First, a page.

After writing a few articles about my firstborn who is now a college freshman, an obviously curious reader e-mailed me asking why my daughter was taking up a vocational course. I said she wasn’t and explained that A.B. Photography is a regular college course. But there’s no such thing, she said. Yes, there is, I replied, and she’ll finish it in nine trimesters spread over three years. But that’s impossible, she insisted, and the fact that it’s a three-year course proves that it is a vocational course because regular college courses take four to five years to finish. I had lost my patience at the point and deemed it best to end the e-mail exchange by not replying.
I would have forgotten about it, and her, were it not for another e-mail that I received a few days later from yet another reader. According to this second reader, the first reader e-mailed “a couple of people” with the “scoop” that “Sassy Lawyer couldn’t afford to send her kid to college so the poor girl is attending a vocational school instead.” I cocked an eyebrow for a second then decided to drop the whole thing altogether. There really isn’t any point in arguing with a clueless person who is clueless about her own cluelessness. I told the second reader to ignore her because her clueless opinions – gossip, actually – won’t change facts.
That series of online conversations made me recall the jeweler who made our wedding bands almost eighteen years ago. She was a gossipy woman who had been doing my mother’s jewelry for years. Since I knew no other custom jeweler, I told my husband-to-be about her and we decided to give her the job of executing our wedding bands. As with most gossipy people, she was more than curious about our wedding plans and asked how many guests we were inviting. Just family, I told her, about fifteen people in all. Oh, she said, is that how it’s done when the bride is an old maid? Now, that was the first time I heard myself referred to as an old maid. I had just turned 28 and, in my circle of lawyer girl friends, I was actually the first one to get married.
Then, the woman started relaying, without any provocation nor encouragement from my mother nor I, how her own daughter married at just the right age and who, at 21, already had two children. The bitchy side of me surfaced and, with an eyebrow raised queried, “Did she finish college? Is she a lawyer?” But she just went on and on about how girls who aren’t married before they are 20 are, in fact, old maids. And I almost socked her and had the wedding bands job done elsewhere had my mother not given me a look that clearly said, “Huwag mo na patulan (Don’t dignify it with an answer).”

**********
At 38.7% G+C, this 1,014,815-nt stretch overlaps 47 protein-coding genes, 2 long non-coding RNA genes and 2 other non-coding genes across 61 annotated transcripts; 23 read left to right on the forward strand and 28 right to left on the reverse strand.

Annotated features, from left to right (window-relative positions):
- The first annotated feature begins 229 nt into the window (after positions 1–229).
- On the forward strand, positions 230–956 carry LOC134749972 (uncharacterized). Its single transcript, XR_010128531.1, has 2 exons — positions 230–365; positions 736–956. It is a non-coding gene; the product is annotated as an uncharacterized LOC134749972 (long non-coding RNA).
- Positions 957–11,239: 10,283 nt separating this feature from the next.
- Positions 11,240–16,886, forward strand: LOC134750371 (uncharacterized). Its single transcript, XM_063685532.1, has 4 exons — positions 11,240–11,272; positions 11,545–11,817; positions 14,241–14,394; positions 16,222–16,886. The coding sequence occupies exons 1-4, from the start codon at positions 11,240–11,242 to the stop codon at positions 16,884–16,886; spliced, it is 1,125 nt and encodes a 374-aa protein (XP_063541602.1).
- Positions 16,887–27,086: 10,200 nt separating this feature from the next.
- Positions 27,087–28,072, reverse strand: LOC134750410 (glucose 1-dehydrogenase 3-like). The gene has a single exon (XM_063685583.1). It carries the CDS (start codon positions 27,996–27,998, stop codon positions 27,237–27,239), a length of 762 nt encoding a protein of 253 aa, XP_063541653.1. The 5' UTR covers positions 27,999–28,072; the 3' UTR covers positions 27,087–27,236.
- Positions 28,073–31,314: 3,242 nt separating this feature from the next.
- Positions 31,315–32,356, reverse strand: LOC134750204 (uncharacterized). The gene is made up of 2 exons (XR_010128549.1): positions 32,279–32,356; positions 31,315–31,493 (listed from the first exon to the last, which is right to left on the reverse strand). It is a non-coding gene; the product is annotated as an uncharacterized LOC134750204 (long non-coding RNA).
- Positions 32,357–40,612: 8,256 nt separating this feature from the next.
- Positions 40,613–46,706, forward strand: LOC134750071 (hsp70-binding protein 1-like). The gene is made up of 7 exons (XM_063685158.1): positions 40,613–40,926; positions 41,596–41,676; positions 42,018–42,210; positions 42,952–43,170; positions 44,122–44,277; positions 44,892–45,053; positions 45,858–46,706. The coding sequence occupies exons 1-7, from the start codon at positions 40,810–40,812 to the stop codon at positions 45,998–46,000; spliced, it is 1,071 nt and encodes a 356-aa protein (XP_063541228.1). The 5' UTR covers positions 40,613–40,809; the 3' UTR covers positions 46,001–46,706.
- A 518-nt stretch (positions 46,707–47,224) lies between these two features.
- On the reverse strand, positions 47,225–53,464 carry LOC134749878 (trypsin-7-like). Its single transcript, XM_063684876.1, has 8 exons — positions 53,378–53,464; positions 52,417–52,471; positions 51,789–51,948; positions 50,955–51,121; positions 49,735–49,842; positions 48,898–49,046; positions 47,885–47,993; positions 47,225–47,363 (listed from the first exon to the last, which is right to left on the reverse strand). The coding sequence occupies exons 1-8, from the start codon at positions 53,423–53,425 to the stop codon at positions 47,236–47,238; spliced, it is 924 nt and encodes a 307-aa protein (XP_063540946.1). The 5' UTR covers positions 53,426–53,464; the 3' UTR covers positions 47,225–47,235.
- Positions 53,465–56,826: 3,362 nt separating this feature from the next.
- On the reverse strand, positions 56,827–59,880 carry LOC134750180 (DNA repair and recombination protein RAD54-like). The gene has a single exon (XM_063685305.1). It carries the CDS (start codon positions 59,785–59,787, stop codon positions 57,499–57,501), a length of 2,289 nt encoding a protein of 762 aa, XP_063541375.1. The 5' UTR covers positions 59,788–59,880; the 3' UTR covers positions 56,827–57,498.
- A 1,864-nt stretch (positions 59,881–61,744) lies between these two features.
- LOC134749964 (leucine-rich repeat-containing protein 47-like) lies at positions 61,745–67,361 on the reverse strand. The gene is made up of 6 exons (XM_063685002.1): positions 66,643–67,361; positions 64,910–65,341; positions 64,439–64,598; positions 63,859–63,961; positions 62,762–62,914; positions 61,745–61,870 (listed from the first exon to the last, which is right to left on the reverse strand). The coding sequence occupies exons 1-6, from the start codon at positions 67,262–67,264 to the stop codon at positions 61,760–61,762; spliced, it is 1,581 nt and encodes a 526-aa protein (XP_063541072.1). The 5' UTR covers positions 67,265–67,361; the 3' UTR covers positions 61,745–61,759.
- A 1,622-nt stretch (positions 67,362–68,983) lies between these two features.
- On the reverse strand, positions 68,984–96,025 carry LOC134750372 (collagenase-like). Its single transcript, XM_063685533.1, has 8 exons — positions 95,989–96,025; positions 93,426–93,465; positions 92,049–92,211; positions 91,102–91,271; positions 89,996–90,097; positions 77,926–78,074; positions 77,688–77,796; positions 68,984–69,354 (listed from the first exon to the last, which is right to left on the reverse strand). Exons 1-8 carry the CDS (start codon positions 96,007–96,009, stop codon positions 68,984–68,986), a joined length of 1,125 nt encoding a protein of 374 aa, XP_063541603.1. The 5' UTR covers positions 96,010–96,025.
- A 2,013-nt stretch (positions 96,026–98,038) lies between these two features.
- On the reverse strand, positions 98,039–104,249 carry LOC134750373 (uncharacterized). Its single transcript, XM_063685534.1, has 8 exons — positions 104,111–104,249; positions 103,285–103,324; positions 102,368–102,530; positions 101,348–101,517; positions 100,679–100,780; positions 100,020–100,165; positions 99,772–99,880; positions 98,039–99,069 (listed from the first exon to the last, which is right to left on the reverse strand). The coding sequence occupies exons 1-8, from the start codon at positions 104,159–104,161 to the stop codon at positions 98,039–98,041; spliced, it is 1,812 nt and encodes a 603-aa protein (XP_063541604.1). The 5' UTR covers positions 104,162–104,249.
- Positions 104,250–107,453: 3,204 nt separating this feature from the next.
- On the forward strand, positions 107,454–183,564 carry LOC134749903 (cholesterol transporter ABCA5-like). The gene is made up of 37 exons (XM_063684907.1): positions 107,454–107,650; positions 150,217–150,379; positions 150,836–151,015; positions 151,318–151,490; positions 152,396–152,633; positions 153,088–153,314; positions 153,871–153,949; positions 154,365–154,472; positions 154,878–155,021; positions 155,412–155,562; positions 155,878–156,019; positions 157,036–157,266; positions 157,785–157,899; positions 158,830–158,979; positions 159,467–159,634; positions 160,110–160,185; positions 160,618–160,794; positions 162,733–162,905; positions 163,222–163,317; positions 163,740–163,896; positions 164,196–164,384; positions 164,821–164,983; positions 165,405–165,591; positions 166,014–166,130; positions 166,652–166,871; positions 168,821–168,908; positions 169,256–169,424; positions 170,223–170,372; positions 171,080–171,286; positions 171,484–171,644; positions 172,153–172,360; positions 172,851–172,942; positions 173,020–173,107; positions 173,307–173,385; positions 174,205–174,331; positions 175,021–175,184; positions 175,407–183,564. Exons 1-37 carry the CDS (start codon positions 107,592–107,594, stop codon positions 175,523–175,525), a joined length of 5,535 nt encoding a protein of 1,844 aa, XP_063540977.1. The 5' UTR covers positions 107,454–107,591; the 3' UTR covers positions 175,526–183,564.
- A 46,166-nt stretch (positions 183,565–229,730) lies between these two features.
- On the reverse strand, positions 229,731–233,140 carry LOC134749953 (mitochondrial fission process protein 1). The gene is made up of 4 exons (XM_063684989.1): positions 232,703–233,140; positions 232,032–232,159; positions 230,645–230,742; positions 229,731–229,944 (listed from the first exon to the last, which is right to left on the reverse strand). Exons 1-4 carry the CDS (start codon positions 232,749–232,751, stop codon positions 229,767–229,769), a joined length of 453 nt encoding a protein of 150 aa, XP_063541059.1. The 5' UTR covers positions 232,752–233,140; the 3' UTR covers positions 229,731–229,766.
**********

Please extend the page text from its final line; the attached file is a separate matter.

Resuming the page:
Looking back, I think that I might have totally misread the jeweler in thinking she was being bitchy. Perhaps, she wasn’t. It’s just that, in her circle of friends and family, it was the accepted standard that a girl married before she was twenty. And she was just expressing her firm belief and there was no malice involved. The curious thing is that this jeweler who was also doing jobs for a lot of women in my mother’s office found the time and opportunity to tell everyone else that their boss’s old maid daughter was getting married and she was doing the wedding bands. Was there no malice in that too?
Corollarily, was there no malice involved when the reader who insists that photography is a vocational course went out of her way to e-mail “a couple of people” about her conclusion that “Sassy Lawyer couldn’t afford to send her kid to college so the poor girl is attending a vocational school instead?” I have nothing against vocational and non-degree courses. Before learning that there was one school offering a bachelor’s degree course in Photography, I was actually encouraging my daughter to take up the one-year course in Film School in Cebu (popularly called Bigfoot) but she felt that, at 16, she was too young to be in the company of the much older students there. But if she had chosen not to go to college, it isn’t something I would be ashamed to admit. Shame doesn’t even figure in the equation. But for a total stranger to screw up the facts based on her own lack of information is something else.
We can’t change human nature, I suppose. Some even look at it — gossip — as part of the dynamics of human society. A person comes across what he or she considers to be a juicy piece of information and he or she finds it impossible to contain it. There is that awful aching need to tell another and another and yet another. And this awful aching need manifests itself in many ways and forms – as mass media, as Web logs, as Twits and Plurks, as shared links in Facebook and as good old gossip passed by one neighbor to another ad infinitum. And there is never any lack of people willing to act as receptacles and who, in turn, will pass on what information or rumor they received to other willing receptacles and so on, and so forth.
The wise person will first try to determine whether the information is in the form of a prediction, projection, innuendo, and whether or not it was learned through the grapevine, before deciding to repeat it to someone else. But how many actually bother doing that? What about the clueless who can’t tell the difference?